When a few bikes came back out I assumed it was to test wet settings as there is no way to improve a dry qualifying time once the track is wet. I think, though, that those that did come back out did so specifically and solely for the benefit of the fans. After a few laps Colin Edwards was going around the track, off the race line, and slowing at every single spot where spectators were sitting in the rain. He then not only waved, but also seemed to be thanking them for sticking around. Colin Edwards is a good dude.
Almost the entire MotoGP field was soon on track and slowing down to wave at the fans. Tony Elias came ripping through “Casanova” and seemed startled to find Nicky Hayden on the exit, off the race line, and waving to the fans. It took him a second, but Elias slowed, sat up, looked over, then sheepishly started waving. Just as he passed the last section where any fans could see. That’s ok, Tony, it’s the thought that counts.
On race day the forecast was for clear skies and high temperatures. There would be none of the previous days’ weather shenanigans, which had included rain, wind, hail, and I’m pretty sure at least one small tornado because afterwards a girl was looking for her small dog.
We got to the track early and started wandering the paddock when we bumped into our Finnish friend, Jukka, who works with Mika Kallio on the Marc VDS Moto2 team. He told us that Mika didn’t feel well due to not being able to sleep the night before. I figured it was because he was starting from his best ever grid position and was nervous, but apparently it was because of the massive, loud, disco inferno party that went on all night just up the hill from the paddock. And the fireworks. And the un-muffled chainsaws (sans chain). And of course the ever popular and ceremonial bouncing of the motorcycle engines off the rev-limiter / burn-outs.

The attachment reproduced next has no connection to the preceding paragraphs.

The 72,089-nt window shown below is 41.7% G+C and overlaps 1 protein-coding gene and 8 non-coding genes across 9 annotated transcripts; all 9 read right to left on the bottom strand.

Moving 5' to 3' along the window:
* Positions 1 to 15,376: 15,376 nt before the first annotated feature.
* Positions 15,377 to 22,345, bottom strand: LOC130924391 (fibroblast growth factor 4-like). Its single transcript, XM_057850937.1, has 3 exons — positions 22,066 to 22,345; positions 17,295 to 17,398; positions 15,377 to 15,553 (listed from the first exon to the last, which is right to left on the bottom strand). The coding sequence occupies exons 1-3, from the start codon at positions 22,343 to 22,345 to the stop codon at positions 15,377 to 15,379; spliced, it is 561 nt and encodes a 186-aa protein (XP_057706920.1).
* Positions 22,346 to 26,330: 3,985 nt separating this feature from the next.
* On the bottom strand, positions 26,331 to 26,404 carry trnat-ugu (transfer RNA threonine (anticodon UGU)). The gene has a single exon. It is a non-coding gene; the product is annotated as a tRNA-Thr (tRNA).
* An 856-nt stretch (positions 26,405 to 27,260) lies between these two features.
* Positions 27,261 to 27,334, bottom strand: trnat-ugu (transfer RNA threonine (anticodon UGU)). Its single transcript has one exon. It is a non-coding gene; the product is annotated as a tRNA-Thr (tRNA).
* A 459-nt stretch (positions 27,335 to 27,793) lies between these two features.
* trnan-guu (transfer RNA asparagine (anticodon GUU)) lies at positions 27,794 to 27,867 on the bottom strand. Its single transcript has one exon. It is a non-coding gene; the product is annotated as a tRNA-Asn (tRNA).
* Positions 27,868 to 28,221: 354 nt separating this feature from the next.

Next time we go to Mugello, we will be camping.
Mika appeared from the RV and indeed looked pretty tired so we wished him good luck and headed to the bleachers. We knew it would be packed and if we had any chance of seeing anything we would need to get to the back row of the bleachers, get there early, and stay there all day. So we did.
We usually like to roam around a bit during the day, but staying in the same place did offer some advantages. We could watch all the bikes from the same angle so it was interesting to see (and hear) the difference between where the fast guys would get on the brakes and throttle compared to the, er, less fast guys.
The fact that the Moto2 bikes all have the same engine would lead a person to think that the races would be a toss up. And though the races are often close and the winners far from predetermined, some guys are just plain faster than others. The difference is how each rider uses that available power. Go to the track and see in person how many different riding styles are used to hustle the bikes as quickly as possible around any given section of racetrack.  Some guys are super-aggressive on the bike and look like they’re boogieing, but end up on the bottom of the time sheets. Other guys can look like they’re hardly breaking a sweat and top the list. Maybe it’s all down to how well a rider can set up the bike or maybe it’s due to how well the team can interpret and deliver what the rider needs or maybe it’s just the guy with the skills and stones to hold the throttle open longer and brake later. Like your average Italian commuter, on his Vespa.